Language and The Prince by John Najemy

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Aug 5, 2019 03:23
Language and The Prince by John Najemy

In his effort to understand the linguistic issue at stake in the Prince, Najemy hits the nail on the head by quoting the letter to Vettori dated 9th April. In this short exchange with his old friend, Machiavelli opens to a consideration of language and reality as two entities essentially separated, disconnected in a way that frustrates who tries to theorize about politics and society. Nevertheless, the 'segretario fiorentino', will try to dominate language, to mold and forge it according to his ideas and intentions.
In the dedicatory letter to Lorenzo de` Medici, he rejects the flourished humanistic idea of language as ornament and rhetoric instrument of truth. He compares to prostitution the whole apparatus of ornaments with which humanists used to embellish their texts. His desire would be to relay only on facts and science. For this reason, he tries to set a clear methodology for his exposition, disposing a serie of linguistics tools for guiding the reader in the comprehension of a treatise on politics that aimed to total objectiveness. Fred Chiappelli analyzes such 'rhetoric' tools in order to evaluate their logic and linguistic coherence and cohesion. His contribution is essential to a scientific evaluation of Machiavelli's terminology. His work is oriented on investigating the origin of his style and the provenience of his lexicon, which has multiple source; in fact it varies from chancellery reports tradition to Latin history books.
As Najemi well points out, Machiavelli is anxious about language. He wonders about the correspondence between things and their linguistic representations, admitting a sort of frustration in nothing the impossibility of a perfect coincidence. (He doesn`t refer directly to words but to concepts and discourses.) His idea of a not necessary connection between words and things clashes with that of the humanist philologist Valla who believes that knowledge and truth are historically determined by their common use and meaning. Such an idea is quite the opposite of what Machiavelli states as firm belief in 'The Prince'.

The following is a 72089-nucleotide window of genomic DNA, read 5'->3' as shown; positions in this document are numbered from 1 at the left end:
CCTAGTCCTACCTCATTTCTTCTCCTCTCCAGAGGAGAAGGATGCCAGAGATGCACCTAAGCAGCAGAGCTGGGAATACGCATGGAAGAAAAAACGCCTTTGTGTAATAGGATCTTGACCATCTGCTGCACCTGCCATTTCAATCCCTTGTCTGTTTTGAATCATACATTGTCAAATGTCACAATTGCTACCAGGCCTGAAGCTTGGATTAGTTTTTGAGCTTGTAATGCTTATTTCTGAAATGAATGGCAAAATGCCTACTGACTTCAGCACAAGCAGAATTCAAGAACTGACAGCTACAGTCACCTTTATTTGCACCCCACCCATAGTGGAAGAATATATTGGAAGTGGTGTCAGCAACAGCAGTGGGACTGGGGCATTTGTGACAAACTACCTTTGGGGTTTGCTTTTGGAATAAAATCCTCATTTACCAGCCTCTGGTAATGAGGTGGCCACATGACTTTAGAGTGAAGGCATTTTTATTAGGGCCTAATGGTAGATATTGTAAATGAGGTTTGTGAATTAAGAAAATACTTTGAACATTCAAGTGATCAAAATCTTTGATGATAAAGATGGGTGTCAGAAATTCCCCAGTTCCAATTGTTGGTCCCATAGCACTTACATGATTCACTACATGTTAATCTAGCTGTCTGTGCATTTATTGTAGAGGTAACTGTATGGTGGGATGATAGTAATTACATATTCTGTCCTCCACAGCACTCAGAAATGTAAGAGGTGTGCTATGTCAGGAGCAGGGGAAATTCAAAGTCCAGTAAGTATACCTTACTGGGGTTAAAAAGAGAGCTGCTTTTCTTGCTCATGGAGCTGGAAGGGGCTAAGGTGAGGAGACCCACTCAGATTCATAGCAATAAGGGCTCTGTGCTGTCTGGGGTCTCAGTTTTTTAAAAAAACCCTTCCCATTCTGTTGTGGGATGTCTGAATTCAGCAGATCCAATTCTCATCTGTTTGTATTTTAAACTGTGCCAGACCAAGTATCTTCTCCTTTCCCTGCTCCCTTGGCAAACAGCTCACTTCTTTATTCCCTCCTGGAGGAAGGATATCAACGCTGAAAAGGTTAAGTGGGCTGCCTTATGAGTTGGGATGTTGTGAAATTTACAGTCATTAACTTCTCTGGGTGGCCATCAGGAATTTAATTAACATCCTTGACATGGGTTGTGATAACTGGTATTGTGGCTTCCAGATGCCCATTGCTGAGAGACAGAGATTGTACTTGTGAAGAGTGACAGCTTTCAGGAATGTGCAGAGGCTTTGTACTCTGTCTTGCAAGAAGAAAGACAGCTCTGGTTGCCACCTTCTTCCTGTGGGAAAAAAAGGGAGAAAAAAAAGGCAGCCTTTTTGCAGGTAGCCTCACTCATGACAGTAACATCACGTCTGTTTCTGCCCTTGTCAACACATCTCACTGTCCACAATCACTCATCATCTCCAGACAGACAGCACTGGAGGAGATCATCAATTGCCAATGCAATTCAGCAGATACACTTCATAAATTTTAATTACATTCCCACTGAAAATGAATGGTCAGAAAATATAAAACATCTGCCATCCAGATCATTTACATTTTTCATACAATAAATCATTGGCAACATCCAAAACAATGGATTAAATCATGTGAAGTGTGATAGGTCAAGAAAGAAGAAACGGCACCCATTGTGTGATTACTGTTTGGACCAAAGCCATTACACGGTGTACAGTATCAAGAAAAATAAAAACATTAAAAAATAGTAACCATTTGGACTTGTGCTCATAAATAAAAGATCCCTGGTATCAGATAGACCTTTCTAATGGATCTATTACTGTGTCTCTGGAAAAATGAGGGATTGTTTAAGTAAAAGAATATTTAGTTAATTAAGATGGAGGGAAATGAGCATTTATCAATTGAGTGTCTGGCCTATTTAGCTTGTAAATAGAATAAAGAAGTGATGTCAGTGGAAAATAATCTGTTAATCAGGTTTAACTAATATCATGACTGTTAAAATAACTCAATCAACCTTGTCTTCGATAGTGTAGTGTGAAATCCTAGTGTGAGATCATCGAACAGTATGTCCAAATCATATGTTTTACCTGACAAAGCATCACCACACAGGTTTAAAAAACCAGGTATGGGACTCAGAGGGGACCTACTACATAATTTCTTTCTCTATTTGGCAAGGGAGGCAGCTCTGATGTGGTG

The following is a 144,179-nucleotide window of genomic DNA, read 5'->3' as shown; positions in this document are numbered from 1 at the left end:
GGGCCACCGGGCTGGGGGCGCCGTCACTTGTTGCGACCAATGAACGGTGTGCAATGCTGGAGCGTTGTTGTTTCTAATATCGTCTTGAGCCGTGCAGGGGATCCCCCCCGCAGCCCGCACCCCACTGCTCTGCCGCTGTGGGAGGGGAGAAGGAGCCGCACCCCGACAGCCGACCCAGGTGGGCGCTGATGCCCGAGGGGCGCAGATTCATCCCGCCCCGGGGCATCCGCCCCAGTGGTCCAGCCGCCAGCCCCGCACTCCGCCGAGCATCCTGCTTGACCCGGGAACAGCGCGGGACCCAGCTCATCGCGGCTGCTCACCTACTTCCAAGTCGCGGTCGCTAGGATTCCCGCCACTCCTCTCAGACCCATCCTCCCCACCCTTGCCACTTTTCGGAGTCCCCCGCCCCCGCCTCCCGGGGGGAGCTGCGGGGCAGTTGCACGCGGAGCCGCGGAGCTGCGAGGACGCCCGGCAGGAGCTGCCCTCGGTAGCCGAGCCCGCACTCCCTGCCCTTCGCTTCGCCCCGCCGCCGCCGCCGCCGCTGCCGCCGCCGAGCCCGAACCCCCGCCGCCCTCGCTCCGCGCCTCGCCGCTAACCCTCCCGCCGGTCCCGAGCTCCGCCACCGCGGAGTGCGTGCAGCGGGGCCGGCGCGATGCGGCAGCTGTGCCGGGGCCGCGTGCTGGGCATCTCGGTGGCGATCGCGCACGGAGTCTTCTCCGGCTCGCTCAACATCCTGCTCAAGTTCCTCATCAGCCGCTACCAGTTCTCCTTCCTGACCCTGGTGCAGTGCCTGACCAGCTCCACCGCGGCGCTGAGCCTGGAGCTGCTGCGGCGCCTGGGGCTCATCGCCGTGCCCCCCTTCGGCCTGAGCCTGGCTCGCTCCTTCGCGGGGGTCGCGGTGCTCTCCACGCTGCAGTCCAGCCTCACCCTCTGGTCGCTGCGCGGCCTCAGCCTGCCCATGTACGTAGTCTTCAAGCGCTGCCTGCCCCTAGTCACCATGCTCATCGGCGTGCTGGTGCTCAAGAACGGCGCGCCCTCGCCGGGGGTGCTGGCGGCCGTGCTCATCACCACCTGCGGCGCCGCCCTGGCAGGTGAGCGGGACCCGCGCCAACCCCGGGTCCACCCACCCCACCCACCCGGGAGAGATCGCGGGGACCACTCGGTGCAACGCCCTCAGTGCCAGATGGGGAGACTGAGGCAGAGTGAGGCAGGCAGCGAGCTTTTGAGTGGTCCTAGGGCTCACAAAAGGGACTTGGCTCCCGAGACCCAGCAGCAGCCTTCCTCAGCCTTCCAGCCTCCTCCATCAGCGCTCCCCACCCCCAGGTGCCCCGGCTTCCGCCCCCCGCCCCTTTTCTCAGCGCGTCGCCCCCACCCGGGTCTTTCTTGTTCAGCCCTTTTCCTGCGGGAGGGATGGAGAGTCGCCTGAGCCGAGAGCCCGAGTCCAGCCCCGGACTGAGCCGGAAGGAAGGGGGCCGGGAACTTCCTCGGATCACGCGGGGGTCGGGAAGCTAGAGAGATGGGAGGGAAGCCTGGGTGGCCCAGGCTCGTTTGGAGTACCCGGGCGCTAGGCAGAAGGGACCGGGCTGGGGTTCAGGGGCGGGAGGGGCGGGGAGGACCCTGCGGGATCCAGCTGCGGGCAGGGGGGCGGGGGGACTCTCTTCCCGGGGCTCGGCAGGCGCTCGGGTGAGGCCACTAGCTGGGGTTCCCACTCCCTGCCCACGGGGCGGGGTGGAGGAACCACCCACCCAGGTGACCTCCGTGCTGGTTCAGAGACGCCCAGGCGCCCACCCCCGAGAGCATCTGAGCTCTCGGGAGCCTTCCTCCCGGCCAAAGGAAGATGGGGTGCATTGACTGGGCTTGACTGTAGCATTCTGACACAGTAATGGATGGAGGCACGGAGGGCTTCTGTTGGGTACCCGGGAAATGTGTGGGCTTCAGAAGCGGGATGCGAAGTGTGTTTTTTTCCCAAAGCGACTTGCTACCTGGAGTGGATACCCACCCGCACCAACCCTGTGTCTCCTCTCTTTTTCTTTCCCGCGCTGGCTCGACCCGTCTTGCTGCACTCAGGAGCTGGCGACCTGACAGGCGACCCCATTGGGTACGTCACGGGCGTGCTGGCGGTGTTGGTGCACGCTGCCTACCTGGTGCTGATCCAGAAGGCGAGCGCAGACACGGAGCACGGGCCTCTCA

According to Najemi such an attempt to deny the common and historical determined usage and meaning of words is arbitrary and almost a sign of autism in Machiavelli. According to him, the idea that concept and words can have a timeless meanings should condemn his treatise to irrelevance and insignificance. Instead, in other more pondered works (like the Discorsi) where he is willing to mediate with historical significance of ideas and concepts, he inserts himself in a well consolidated tradition of political thought, showing his talent and originality within a social and historical discorse.